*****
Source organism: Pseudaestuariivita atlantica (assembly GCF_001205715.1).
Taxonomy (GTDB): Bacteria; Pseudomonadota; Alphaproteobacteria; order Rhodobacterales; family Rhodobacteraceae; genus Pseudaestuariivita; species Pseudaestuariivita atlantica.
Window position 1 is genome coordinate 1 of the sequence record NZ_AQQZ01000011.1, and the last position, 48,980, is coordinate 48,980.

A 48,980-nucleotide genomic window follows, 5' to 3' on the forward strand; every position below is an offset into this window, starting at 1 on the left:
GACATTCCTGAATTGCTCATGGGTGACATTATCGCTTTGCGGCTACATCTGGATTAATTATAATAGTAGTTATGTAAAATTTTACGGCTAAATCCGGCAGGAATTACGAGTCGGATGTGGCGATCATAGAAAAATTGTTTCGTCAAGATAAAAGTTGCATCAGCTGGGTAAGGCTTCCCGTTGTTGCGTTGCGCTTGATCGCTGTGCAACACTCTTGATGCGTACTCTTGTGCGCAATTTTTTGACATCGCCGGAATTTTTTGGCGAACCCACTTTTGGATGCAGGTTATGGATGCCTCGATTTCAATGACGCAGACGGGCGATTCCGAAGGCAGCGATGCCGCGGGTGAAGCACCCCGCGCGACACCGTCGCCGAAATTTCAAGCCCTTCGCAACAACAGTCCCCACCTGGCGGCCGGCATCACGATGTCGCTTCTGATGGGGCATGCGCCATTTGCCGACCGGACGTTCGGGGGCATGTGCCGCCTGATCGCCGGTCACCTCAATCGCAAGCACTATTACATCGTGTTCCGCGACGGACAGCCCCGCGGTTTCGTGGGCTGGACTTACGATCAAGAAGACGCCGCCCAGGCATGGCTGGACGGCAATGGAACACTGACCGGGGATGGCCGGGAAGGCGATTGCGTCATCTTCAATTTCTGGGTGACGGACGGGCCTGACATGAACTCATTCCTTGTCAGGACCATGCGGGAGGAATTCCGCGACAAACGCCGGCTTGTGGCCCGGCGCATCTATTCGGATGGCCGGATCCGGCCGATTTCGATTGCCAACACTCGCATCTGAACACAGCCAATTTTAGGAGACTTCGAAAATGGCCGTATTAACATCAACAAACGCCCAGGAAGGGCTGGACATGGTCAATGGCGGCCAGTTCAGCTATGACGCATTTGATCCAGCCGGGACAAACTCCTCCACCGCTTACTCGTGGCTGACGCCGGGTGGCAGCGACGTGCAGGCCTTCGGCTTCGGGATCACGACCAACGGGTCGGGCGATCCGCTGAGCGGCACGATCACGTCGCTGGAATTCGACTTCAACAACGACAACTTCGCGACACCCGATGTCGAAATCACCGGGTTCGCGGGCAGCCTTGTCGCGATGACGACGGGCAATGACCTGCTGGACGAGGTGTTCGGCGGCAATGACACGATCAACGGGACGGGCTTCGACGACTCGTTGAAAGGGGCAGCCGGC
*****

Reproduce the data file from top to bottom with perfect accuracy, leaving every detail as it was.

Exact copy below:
Source organism: Pseudaestuariivita atlantica (assembly GCF_001205715.1).
Taxonomy (GTDB): Bacteria; Pseudomonadota; Alphaproteobacteria; order Rhodobacterales; family Rhodobacteraceae; genus Pseudaestuariivita; species Pseudaestuariivita atlantica.
Window position 1 is genome coordinate 1 of the sequence record NZ_AQQZ01000011.1, and the last position, 48,980, is coordinate 48,980.

A 48,980-nucleotide genomic window follows, 5' to 3' on the forward strand; every position below is an offset into this window, starting at 1 on the left:
GACATTCCTGAATTGCTCATGGGTGACATTATCGCTTTGCGGCTACATCTGGATTAATTATAATAGTAGTTATGTAAAATTTTACGGCTAAATCCGGCAGGAATTACGAGTCGGATGTGGCGATCATAGAAAAATTGTTTCGTCAAGATAAAAGTTGCATCAGCTGGGTAAGGCTTCCCGTTGTTGCGTTGCGCTTGATCGCTGTGCAACACTCTTGATGCGTACTCTTGTGCGCAATTTTTTGACATCGCCGGAATTTTTTGGCGAACCCACTTTTGGATGCAGGTTATGGATGCCTCGATTTCAATGACGCAGACGGGCGATTCCGAAGGCAGCGATGCCGCGGGTGAAGCACCCCGCGCGACACCGTCGCCGAAATTTCAAGCCCTTCGCAACAACAGTCCCCACCTGGCGGCCGGCATCACGATGTCGCTTCTGATGGGGCATGCGCCATTTGCCGACCGGACGTTCGGGGGCATGTGCCGCCTGATCGCCGGTCACCTCAATCGCAAGCACTATTACATCGTGTTCCGCGACGGACAGCCCCGCGGTTTCGTGGGCTGGACTTACGATCAAGAAGACGCCGCCCAGGCATGGCTGGACGGCAATGGAACACTGACCGGGGATGGCCGGGAAGGCGATTGCGTCATCTTCAATTTCTGGGTGACGGACGGGCCTGACATGAACTCATTCCTTGTCAGGACCATGCGGGAGGAATTCCGCGACAAACGCCGGCTTGTGGCCCGGCGCATCTATTCGGATGGCCGGATCCGGCCGATTTCGATTGCCAACACTCGCATCTGAACACAGCCAATTTTAGGAGACTTCGAAAATGGCCGTATTAACATCAACAAACGCCCAGGAAGGGCTGGACATGGTCAATGGCGGCCAGTTCAGCTATGACGCATTTGATCCAGCCGGGACAAACTCCTCCACCGCTTACTCGTGGCTGACGCCGGGTGGCAGCGACGTGCAGGCCTTCGGCTTCGGGATCACGACCAACGGGTCGGGCGATCCGCTGAGCGGCACGATCACGTCGCTGGAATTCGACTTCAACAACGACAACTTCGCGACACCCGATGTCGAAATCACCGGGTTCGCGGGCAGCCTTGTCGCGATGACGACGGGCAATGACCTGCTGGACGAGGTGTTCGGCGGCAATGACACGATCAACGGGACGGGCTTCGACGACTCGTTGAAAGGGGCAGCCGGC